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    November 1, 2006
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New India seminar examines complexities of a nation gone global

New India
Dilip da Cunha and Anuradha Mathur

From the Nobel Prize in economics to the booming Bollywood film industry to the rapidly expanding technology sector, India’s cultural capital is on display in every corner of the globe.

Yet, according to Temple English professor Priya Joshi, many universities tend to study India through the lens of an older, area-studies model that fails to capture its present complexity. 

What some call the “nation of bullock carts” coexists with the new, global India of malls, multiplexes, and Maseratis.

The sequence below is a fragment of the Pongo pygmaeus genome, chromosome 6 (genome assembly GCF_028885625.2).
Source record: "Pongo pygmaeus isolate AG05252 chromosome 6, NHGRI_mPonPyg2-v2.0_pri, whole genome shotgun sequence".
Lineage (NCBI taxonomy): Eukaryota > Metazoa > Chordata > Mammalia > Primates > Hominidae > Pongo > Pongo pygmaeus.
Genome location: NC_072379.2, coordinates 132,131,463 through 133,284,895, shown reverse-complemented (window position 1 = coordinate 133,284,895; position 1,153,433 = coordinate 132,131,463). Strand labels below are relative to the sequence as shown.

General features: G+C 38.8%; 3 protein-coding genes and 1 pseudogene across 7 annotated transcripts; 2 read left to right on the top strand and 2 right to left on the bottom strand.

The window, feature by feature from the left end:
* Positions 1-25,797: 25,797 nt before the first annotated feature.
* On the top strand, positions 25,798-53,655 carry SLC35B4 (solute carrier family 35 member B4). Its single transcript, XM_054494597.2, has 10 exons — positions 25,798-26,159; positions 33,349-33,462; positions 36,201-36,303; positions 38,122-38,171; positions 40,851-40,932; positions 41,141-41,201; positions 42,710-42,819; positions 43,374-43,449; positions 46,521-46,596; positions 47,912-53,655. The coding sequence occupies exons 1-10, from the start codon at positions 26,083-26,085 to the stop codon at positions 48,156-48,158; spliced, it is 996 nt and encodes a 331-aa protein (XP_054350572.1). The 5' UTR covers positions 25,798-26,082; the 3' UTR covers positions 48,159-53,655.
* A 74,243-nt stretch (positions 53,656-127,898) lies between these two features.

“India is no longer a nation or a space, but a global idea that travels,” Joshi says.

To examine this dynamic, Joshi is convening an annual seminar, “Culture, Capital, and the Making of the New India,” which is sponsored by the Center for the Humanities at Temple, Fox School's Center for International Business, Education and Research (CIBER) and the CLA Dean's Office.

The seminar, says Joshi, will put Temple at the forefront of an academic movement to frame a new understanding of contemporary India.

The New India Seminar will feature scholars as well as non-academic guests, such as Indian novelists and filmmakers.

It launches on Thursday, Nov. 2, with a lecture about Bangalore's landscape by the prize-winning architect-planner team, Anuradha Mathur and Dilip da Cunha of the Penn School of Design.

For more information and a schedule of events, visit: www.temple.edu/humanities/india/index.htm.

Alix Gerz

 

 


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